Although the popularity of the suburb has remained, recent design projects have taken a more inventive approach with infill housing, laneway housing, and low rise apartments in place of a singular dwelling. Dissecting a block within Ottawa's Alta Vista neighbourhood, the housing patterns from CMHC's 1948 publication 67 Homes for Canadians' reveals an outdated vision for the Canadian family.
The new '6 Homes for Canadians' creates an inner block laneway that showcases the six different households represented in the 2011 Canadian Census. Physically the houses are raised and connected to respond to the struggle with Canadian weather and represent the community relationships founded within the suburb sixty years before.
Desirae Cronsberry - Carleton University
MA: This analysis is very interesting and rigorous. Its historical depth and pragmatic approach convincingly proposes new theoretical housing models based on multiple parameters such as demographics and energy consumption. It also raises the question of the ability of architects to solve alone this type of multi-facetted problem and demonstrates the necessity for multidisciplinary research and project in the field of housing.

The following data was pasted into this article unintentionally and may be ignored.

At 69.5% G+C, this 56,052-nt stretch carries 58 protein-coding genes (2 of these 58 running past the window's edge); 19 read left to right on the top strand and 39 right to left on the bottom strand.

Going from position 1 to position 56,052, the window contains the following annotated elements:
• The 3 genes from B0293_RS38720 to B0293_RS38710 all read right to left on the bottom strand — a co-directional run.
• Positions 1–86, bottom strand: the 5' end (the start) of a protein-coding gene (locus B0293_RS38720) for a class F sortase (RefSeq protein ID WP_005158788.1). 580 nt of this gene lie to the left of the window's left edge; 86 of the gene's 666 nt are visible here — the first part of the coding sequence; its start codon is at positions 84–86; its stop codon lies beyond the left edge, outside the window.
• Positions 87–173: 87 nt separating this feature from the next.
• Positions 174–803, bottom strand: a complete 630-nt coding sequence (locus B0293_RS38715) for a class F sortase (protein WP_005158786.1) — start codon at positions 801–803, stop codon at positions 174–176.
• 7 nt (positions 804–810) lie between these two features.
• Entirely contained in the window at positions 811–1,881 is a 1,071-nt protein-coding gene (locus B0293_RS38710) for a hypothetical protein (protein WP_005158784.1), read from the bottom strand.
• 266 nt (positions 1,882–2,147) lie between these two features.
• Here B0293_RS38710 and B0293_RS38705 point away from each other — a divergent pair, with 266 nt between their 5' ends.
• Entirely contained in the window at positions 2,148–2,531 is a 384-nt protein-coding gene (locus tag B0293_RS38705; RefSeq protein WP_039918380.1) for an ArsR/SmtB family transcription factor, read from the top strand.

CP: This student presented a thorough project, pushing research and imagination with a strong sense of presentation. The project proposed an alternative to suburban sprawl to address the aspiration of owning and building your own home. The project begins with a critical position, progresses by reassessing the current demographic need and proposing simple typologies that could be customizable and made site specific in infill manner. The project proposes options while drawing critical attention to both suburban development and condominium culture. The project was excellent in its rigour, it displayed research and referenced historic precedent and committed clever and appropriate graphics. The presentation was evocative of a generic everyman owner's manual or poster that also had a 50's nostalgia calling attention to the project's suburban critique.
GS: This submission outlines a fresh and provocative take on providing homes that are relevant to the current dynamics of Canadian families and cities. While on one hand at the strategic level it rethinks and replaces old assumptions, it counterbalances grand vision with on the ground testing within real Ottawa context. It deftly considers both personal and community aspects; with balanced attention to social, cultural, environmental and economic considerations.